Invasive algae can have substantial negative impacts in their invaded ranges. One widely cited mechanism that attempts to explain how invasive plants and algae are often able to spread quickly, and even become dominant in their invaded ranges, is the Enemy Release Hypothesis. This study assessed the feeding behaviours of two species of gastropod herbivore from populations exposed to the invasive alga Sargassum muticum for different lengths of time. Feeding trials, consisting of both choice and no-choice, showed that the herbivores from older stands (35–40 years established) of S. muticum were more likely to feed upon it than those taken from younger (10–19 years established) stands. These findings provide evidence in support of the ERH, by showing that herbivores consumed less S. muticum if they were not experienced with it. These findings are in accordance with the results of other feeding-trials with S. muticum, but in contrast to research that utilizes observations of herbivore abundance and diversity to assess top-down pressure. The former tend to validate the ERH, and the latter typically reject it. The potential causes of this disparity are discussed, as are the importance of palatability, herbivore species and time-since-invasion when considering research into the ERH. This study takes an important, yet neglected, approach to the study of invasive ecology.
Belize contains important habitat for Antillean manatees (Trichechus manatus manatus) and provides refuge for the highest known population density of this subspecies. As these animals face impending threats, knowledge of their dietary habits can be used to interpret resource utilization. The contents of 13 mouth, six digestive tract (stomach, duodenum and colon) and 124 faecal samples were microscopically examined using a modified point technique detection protocol to identify key plant species consumed by manatees at two important aggregation sites in Belize: Southern Lagoon and the Drowned Cayes. Overall, 15 different items were identified in samples from manatees in Belize. Five species of seagrasses (Halodule wrightii, Thalassia testudinum, Ruppia maritima, Syringodium filiforme and Halophila sp.) made up the highest percentage of items. The red mangrove (Rhizophora mangle) was also identified as an important food item. Algae (Ulva sp., Chara sp., Lyngbya sp.) and invertebrates (sponges and diatoms) were also consumed. Variation in the percentage of seagrasses, other vascular plants and algae consumption was analysed as a 4-factor analysis of variance (ANOVA) with main effects and interactions for locality, sex, size classification and season. While sex and season did not influence diet composition, differences for locality and size classification were observed. These results suggest that analysis of diet composition of Antillean manatees may help to determine critical habitat and use of associated food resources which, in turn, can be used to aid conservation efforts in Belize.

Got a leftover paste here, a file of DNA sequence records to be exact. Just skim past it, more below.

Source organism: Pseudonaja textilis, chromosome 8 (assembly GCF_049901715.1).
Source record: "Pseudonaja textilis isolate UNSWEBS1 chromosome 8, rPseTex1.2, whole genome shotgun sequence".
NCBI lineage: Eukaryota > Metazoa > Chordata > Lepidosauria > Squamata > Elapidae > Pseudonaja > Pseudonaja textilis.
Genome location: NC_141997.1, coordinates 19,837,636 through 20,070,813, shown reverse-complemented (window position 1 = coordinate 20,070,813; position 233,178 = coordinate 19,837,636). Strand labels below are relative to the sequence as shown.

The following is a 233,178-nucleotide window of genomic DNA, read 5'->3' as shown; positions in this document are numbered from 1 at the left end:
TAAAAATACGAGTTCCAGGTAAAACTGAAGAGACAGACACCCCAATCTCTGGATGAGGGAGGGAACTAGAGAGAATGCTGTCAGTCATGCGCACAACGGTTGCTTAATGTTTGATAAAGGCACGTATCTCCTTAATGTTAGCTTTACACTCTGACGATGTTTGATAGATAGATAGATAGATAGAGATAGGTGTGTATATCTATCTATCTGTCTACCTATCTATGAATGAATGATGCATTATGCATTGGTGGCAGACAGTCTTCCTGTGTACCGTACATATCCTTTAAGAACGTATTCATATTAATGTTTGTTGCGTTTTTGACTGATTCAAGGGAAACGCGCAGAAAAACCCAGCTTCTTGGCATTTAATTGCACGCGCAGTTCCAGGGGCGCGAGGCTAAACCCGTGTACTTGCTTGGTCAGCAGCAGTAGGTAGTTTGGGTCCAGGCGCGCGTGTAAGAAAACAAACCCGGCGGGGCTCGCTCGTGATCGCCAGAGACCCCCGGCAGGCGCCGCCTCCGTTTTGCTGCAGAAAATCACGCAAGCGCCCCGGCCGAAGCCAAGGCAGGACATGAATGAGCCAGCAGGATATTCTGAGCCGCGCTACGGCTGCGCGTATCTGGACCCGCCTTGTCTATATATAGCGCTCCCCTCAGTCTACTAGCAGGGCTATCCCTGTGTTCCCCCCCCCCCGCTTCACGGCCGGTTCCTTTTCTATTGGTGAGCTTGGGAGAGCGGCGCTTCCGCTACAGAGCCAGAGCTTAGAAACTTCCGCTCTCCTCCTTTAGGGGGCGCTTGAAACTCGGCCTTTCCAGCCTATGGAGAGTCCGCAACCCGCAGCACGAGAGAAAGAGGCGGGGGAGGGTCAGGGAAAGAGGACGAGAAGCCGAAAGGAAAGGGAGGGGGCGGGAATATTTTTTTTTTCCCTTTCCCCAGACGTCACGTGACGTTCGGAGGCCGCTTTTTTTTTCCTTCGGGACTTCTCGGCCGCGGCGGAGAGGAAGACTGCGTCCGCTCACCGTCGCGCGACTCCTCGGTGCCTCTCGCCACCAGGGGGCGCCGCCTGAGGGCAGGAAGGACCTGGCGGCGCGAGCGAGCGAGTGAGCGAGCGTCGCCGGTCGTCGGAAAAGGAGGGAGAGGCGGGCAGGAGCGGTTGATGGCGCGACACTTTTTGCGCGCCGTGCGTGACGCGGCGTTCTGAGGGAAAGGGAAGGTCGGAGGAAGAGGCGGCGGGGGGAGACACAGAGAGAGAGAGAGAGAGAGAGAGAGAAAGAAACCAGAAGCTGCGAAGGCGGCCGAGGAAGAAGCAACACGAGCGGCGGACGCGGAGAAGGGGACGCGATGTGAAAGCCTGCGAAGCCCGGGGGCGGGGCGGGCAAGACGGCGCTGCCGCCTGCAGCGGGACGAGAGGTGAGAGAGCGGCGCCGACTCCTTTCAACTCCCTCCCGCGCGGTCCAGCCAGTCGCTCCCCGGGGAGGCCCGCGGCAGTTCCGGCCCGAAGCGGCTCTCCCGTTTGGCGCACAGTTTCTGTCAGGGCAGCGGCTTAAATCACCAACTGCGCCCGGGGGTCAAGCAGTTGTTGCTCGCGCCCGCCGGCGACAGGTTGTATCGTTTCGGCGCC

Many species of palm produce chambers called domatia that are used by ants as nesting spaces. However, the ecological nature of this association is not well understood, and the information on palm–ant interactions is primarily anecdotal. Here, we conducted a field study in the secondary forest of the Danum Valley Conservation Area, Malaysian Borneo, on 41 individuals of the rattan Korthalsia furtadoana. All studied plants showed signs of a past or present partnership with domatia-nesting ants, as indicated by entry holes in domatia. In 14 plants, our physical disturbance of a stem provoked the appearance of patrolling ants of Camponotus sp. We compared the leaf conditions of rattans with and without patrolling ants, testing whether the presence of ants is linked to improved leaf health. The leaflets of plants with patrolling ants were significantly less physically damaged and less covered by epiphylls. On average, 19% of the leaflets of plants with patrolling ants were damaged (52% in plants without patrolling ants), and the epiphyll cover of their leaflets was 0.2 on our scale of 0–4 (1.3 in plants without patrolling ants). Our results suggest that this poorly studied plant–ant association has a mutualistic character. It seems that the ants take advantage of the nesting space created by the plant partner, while the plants gain protection for their photosynthetic apparatus against herbivores and epiphylls.